Matthew, you are a critic yourself (?). Doesn't the fact that an artist was nice to you during an interview affect your judgment? Doesn't somebody's stupidity and arrogance affect your judgment? Doesn't a grudge against a teacher of an artist make you look at the artist with less sympathy? Doesn't the fact that sb looks like your first love affect your judgment? I could go on like this, only about human factors, but there are also financial factors involved here. I am just trying to say that relying on the opinion of professional critics can be dangerous. What is the alternative? Not reading reviews? No, I like reading them - for the same reason I like listening to your opinions here, because they reflect other people's points of view. And last but not least, if reviews are well written, they are simply a pleasure to read.

Thanks for your patience, attention and all your views expressed here.

Gene Hanson wrote (May 8, 2003):
< Izabela Zbikowska wrote: Paul, you are terribly wrong: business UNFORTUNATELY has a lot to do with art and that's the greatest problem of today's classical music industry. >
As can be seen from "Mozart for Mommies," "Bach for Breakfast," and such nonsense.

< The more general appeal the new `star' has, the happier the record company - they simply sell more records. Quality doesn' t matter. Quality is actually a great obstacle in business today because it is very expensive. No record company can afford that nowadays and that's why they use pop-music strategies to promote their new stars. they put a lot of money into promotion and advertising, produce a record after record and wait for return of profit. >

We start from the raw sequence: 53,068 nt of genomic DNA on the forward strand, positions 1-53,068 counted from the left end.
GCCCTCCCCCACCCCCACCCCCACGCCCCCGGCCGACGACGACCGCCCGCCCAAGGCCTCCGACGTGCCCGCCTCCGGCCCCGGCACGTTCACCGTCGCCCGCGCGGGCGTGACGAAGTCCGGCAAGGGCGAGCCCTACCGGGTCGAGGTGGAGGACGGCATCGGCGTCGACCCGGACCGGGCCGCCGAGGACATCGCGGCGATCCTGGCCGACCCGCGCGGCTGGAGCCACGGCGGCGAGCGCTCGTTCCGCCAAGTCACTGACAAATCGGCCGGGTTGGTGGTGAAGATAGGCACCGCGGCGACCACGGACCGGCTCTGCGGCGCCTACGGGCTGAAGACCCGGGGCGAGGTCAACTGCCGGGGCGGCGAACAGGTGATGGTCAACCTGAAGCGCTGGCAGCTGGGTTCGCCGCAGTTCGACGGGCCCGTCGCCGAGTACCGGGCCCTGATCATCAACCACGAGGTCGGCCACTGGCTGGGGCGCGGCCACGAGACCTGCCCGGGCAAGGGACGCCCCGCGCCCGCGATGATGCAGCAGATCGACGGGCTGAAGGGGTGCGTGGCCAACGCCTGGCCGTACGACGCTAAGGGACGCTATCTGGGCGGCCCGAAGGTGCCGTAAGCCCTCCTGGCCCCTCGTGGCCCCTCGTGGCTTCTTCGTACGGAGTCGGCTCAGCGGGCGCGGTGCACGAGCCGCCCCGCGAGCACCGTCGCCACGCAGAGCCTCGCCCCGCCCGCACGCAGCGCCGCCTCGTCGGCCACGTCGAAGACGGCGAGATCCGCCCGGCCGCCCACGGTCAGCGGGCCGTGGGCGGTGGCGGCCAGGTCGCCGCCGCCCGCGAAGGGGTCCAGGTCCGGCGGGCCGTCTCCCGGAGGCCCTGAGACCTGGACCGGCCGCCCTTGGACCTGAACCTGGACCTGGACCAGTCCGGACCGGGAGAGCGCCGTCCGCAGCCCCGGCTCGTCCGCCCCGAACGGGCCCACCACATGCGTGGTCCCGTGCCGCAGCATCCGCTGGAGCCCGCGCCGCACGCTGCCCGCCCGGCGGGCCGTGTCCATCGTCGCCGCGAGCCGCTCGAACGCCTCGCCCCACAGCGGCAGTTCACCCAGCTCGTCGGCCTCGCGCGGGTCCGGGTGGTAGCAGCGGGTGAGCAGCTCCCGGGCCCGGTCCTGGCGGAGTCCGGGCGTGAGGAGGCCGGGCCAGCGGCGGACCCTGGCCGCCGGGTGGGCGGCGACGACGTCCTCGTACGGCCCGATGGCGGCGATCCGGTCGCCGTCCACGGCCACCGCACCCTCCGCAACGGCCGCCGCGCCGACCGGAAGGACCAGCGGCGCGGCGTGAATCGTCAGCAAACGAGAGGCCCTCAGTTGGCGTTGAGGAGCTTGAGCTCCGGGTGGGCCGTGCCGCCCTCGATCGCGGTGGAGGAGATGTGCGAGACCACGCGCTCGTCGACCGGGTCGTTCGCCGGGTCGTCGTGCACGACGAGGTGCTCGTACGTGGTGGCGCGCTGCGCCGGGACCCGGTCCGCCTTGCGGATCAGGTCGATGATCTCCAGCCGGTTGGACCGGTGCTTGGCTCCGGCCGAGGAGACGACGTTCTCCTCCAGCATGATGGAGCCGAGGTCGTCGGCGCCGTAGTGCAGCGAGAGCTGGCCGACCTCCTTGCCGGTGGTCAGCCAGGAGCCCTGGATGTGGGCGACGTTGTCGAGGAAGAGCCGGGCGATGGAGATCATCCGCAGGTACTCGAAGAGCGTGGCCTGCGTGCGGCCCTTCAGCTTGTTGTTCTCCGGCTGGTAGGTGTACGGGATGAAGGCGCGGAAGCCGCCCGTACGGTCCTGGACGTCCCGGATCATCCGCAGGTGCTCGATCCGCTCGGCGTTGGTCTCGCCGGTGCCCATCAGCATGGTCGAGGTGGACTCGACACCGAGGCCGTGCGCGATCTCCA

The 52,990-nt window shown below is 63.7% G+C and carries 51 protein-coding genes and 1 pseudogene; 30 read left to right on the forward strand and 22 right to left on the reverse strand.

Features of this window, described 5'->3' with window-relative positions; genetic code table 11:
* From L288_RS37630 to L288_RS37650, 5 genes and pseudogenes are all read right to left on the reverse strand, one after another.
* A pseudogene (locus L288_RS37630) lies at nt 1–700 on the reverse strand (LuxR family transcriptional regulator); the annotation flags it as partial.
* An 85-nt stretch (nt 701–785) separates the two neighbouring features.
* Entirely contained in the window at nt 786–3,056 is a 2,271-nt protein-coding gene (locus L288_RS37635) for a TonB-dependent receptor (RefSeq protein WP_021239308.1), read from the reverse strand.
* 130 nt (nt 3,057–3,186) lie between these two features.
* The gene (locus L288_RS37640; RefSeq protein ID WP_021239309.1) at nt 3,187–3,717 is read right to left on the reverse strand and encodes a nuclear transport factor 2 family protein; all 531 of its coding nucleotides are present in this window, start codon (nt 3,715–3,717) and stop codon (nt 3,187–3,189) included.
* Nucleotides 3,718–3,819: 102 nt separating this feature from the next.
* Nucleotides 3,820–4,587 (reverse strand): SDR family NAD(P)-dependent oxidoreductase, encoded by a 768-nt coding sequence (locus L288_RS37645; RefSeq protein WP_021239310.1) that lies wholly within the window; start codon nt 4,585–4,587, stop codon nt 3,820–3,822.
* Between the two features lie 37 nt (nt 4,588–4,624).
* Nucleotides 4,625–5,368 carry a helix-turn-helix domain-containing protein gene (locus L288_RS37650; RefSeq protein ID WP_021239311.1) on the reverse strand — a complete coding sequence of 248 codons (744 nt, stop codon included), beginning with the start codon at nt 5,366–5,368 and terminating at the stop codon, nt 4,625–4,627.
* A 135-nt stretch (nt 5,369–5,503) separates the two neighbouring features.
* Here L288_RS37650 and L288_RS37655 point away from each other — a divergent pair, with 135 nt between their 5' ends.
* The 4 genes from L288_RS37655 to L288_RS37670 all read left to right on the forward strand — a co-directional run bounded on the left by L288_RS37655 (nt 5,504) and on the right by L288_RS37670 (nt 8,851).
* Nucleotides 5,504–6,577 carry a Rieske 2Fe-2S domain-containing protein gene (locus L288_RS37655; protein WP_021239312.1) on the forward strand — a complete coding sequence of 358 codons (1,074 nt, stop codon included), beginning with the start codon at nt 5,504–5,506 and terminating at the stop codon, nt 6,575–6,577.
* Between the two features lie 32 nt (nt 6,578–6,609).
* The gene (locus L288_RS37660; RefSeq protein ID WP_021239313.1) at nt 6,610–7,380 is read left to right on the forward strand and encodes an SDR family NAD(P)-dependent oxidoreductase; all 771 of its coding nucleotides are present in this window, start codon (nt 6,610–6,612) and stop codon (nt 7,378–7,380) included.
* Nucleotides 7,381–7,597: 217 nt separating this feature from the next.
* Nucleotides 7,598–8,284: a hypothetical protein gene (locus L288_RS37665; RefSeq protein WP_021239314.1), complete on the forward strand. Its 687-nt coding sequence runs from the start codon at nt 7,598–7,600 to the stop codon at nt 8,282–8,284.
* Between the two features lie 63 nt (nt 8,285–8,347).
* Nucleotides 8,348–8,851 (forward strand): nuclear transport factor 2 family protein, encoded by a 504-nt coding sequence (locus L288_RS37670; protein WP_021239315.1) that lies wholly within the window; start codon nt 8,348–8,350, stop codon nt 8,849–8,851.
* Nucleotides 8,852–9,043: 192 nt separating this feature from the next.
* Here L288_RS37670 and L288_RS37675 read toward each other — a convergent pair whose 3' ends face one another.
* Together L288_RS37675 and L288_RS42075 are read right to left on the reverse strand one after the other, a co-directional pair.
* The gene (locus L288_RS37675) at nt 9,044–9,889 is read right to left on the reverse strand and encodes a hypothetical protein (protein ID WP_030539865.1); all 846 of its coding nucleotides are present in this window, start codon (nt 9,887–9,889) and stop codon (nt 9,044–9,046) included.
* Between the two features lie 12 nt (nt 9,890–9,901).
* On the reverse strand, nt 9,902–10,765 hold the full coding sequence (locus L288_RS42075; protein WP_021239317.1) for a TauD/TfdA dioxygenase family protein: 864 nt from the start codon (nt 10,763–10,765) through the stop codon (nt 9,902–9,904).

A shortsighted strategy, because over time, quality will continue to sell.

< After all, there are people who think Charlotte Church is a good singer and there is certainly more of them - in numbers at least - than those who think Callas was a good singer (to give just the most extreme example of a singer who is also a popular legend). >
Shocking, if true. Callas is EMI's biggest money-maker. Her records continue to sell, and as one EMI executive remarked, "She keeps the lights turned on around here."

Robert Sherman wrote (May 8, 2003):
[To Gene Hanson] Gene, are you saying Callas sells more than Church? The reverse may be shocking, but I wouldn't be surprised by it.

I wish you were right about quality continuing to sell, but I have to agree with Izabela Zbikowska. Example: The best modern-instrument Messiah recording, by far, is Westenberg. It's no longer available. But the hideous Bonynge/Sutherland is right out there on Amazon.com.

Another example: Heinz Holliger playing Marin-Marais "Folie Espagnol." Incredible oboe playing, bowls over everyone I play it for. Out of print, not available.

One thing I've learned is that when a great recording comes around, maybe wait for the price to go down, but grab it; it may be gone before you turn around.

Gene Hanson wrote (May 8, 2003):
< Robert Sherman wrote: Gene, are you saying Callas sells more than Church? The reverse may be shocking, but I wouldn't be surprised by it. >